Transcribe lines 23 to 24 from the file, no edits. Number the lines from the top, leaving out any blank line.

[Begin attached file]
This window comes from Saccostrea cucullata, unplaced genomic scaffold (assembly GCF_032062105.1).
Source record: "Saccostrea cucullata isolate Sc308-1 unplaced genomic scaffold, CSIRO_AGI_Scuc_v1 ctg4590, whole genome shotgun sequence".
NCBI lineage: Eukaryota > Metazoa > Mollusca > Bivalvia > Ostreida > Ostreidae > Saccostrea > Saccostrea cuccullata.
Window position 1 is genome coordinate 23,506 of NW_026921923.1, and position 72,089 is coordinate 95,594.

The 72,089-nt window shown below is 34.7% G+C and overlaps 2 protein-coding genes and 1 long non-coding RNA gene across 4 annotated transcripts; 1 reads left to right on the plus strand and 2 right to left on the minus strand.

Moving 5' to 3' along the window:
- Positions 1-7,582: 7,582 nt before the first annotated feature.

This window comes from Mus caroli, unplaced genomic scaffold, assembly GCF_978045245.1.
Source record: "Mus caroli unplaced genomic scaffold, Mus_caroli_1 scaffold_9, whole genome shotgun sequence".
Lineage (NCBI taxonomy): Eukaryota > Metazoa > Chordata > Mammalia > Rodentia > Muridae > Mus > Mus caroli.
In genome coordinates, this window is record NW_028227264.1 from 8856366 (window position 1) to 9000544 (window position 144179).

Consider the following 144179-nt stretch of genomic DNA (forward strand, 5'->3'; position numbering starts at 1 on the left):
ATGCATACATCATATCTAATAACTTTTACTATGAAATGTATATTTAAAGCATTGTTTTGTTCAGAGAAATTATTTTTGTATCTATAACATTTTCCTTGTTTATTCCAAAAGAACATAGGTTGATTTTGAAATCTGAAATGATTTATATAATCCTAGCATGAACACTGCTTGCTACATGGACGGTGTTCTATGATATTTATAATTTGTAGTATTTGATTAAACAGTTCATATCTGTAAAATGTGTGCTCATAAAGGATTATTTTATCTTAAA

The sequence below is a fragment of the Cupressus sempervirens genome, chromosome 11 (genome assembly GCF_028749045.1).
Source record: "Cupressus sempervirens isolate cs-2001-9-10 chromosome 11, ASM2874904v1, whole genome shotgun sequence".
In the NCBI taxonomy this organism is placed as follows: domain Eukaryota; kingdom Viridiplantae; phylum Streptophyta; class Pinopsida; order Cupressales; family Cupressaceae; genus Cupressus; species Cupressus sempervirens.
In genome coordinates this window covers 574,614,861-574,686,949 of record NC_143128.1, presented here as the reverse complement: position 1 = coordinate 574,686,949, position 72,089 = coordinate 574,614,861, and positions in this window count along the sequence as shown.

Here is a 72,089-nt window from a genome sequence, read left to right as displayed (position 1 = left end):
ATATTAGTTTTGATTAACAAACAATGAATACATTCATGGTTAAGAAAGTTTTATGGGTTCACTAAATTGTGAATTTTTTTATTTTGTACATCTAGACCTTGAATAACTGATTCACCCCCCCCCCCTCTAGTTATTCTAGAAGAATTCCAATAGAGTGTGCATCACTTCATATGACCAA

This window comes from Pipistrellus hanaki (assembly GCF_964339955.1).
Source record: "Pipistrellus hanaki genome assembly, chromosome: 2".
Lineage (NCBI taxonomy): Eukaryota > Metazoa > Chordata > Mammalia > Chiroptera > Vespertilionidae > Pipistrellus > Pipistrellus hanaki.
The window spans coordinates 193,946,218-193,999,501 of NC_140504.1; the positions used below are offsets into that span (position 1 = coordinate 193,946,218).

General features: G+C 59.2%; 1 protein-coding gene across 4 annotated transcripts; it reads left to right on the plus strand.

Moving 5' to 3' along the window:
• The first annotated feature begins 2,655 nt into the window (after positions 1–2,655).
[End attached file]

The window spans coordinates 193,946,218-193,999,501 of NC_140504.1; the positions used below are offsets into that span (position 1 = coordinate 193,946,218).

General features: G+C 59.2%; 1 protein-coding gene across 4 annotated transcripts; it reads left to right on the plus strand.